We applied ArchaicSeeker 2.0 to analyze global population data and reconstructed the archaic–modern human admixture history. We estimated the introgression proportion in different populations worldwide. Previous studies reported around 1–4% of Denisovan-like ancestry in the Papuan population50,51 and around 1% in other Asian populations4,35. However, our estimation of Denisovan-like ancestry was much lower, i.e., ~0.61% in Papuan and ~0.1% in other Eurasian populations. We were aware that the proportion of archaic sequences detected in a present-day population could be strongly dependent on the type of methods used. Most site-based methods, such as D-statistics and F-statistics, typically produce a higher introgression estimation. For instance, Reich et al.50 used D-statistics and estimated Denisovan contributed 4–6% of its genetic material to the genomes of present-day Melanesians, and Benjamin Vernot et al.16 used an f4 statistic and found 1.9–3.4% of Denisovan ancestry in Melanesian samples. In contrast, sequence-based methods often provided a much lower estimation. Taking the Papuan as an example, Skov et al.18 reported a summation of the lengths of Denisovan-like introgressed sequences detected by different methods, i.e., 83.11 Mb by HMM18, 43.11 Mb by Sstar16, 58.17 Mb by CRF17, and 38.98 Mb by Sprime13. These results are largely comparable to ours, i.e., 43.8 Mb in the Papuan. Rogers and Bohlender52 showed that the estimators used in previous studies exhibit strong biases in the case of more than one source of archaic admixture. Their Fig. 4 (ref. 52) showed that these estimates could be biased upwards by 600%, which was also recently confirmed by Rogers28. In our simulation studies (Supplementary Note 4.3), there were also lines of evidence indicating overestimation of the archaic introgression by the D-statistics for 5–10-folds.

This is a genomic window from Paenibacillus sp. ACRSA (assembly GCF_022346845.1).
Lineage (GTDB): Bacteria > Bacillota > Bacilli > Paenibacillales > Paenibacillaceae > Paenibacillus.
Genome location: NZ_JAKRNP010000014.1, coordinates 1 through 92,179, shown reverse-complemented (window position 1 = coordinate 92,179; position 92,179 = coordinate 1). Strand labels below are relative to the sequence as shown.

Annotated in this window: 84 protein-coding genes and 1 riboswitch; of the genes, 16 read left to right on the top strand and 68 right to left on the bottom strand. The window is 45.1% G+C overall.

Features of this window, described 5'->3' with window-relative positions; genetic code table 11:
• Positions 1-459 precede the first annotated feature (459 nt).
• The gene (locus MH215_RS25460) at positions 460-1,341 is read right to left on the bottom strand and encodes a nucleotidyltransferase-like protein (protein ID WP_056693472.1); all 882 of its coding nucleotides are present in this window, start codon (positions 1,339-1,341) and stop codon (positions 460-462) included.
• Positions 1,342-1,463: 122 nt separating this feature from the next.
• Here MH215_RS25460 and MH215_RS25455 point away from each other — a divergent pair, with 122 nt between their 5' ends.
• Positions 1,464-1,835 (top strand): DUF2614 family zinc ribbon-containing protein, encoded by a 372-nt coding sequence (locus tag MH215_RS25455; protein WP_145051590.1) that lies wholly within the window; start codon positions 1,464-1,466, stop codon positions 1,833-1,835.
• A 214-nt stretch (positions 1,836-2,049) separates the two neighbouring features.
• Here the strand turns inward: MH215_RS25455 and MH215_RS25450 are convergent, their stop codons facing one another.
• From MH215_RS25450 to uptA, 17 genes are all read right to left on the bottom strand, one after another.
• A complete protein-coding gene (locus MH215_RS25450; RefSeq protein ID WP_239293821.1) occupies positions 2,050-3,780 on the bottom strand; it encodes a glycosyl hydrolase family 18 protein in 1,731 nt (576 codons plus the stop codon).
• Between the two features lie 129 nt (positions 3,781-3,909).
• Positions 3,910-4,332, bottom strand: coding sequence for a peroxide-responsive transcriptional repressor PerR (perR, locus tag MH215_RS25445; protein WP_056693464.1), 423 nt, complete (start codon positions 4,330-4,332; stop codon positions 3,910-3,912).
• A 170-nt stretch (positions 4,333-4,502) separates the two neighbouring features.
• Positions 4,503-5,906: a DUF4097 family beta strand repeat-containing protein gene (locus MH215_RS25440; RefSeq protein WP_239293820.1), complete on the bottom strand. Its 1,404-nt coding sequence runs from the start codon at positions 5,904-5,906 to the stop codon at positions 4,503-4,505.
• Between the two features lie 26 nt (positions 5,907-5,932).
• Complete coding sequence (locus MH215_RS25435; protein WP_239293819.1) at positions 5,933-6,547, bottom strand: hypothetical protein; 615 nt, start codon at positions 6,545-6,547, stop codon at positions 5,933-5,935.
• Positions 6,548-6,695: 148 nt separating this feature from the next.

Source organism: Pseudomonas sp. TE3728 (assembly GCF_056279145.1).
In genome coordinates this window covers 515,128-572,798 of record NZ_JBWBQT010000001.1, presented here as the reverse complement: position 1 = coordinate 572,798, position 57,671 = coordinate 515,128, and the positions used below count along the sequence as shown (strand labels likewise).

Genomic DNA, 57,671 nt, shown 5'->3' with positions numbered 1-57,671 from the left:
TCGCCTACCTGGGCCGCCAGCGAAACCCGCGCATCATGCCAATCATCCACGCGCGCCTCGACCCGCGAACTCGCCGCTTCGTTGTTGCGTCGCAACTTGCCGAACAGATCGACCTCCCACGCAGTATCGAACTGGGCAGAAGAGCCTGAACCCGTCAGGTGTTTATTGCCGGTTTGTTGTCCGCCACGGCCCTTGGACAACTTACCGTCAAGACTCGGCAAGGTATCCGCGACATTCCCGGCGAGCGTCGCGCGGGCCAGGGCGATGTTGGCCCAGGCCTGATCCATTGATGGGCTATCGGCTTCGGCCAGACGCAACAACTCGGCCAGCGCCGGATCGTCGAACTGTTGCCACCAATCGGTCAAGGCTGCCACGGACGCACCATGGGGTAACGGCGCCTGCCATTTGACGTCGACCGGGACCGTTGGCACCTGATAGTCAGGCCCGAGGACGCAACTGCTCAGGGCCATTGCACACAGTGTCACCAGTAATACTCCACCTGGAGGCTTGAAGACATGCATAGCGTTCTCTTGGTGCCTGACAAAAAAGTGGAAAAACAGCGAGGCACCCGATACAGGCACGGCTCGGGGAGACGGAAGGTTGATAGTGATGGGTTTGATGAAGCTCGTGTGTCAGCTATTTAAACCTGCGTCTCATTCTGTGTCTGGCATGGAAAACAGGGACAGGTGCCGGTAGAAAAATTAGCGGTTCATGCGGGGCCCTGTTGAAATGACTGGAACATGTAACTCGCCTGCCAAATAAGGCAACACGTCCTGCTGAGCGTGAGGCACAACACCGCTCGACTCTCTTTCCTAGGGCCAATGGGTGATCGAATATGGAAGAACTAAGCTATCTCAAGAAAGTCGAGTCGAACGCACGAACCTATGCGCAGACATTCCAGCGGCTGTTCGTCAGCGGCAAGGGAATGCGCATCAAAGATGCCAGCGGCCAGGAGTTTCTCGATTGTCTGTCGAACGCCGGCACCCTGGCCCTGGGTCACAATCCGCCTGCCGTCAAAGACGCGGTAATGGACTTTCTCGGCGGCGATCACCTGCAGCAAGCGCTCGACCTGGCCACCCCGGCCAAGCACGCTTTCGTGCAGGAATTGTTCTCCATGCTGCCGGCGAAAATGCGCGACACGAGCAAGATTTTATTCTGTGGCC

Previous studies suggested that there is little evidence of Denisovan gene flow into Europeans14,35. However, we did identify a considerable proportion of Denisovan-like sequences in the present-day European populations. The relatively lower proportion and within-population diversity suggested that these Denisovan-like sequences could have resulted from recent gene flow from some Asian populations in an indirect way. Indeed, quite a few studies have provided solid evidence of gene flow from Asian to European populations39,53. These results also suggest that our method is suitable to identify archaic ancestry that is present at low proportions.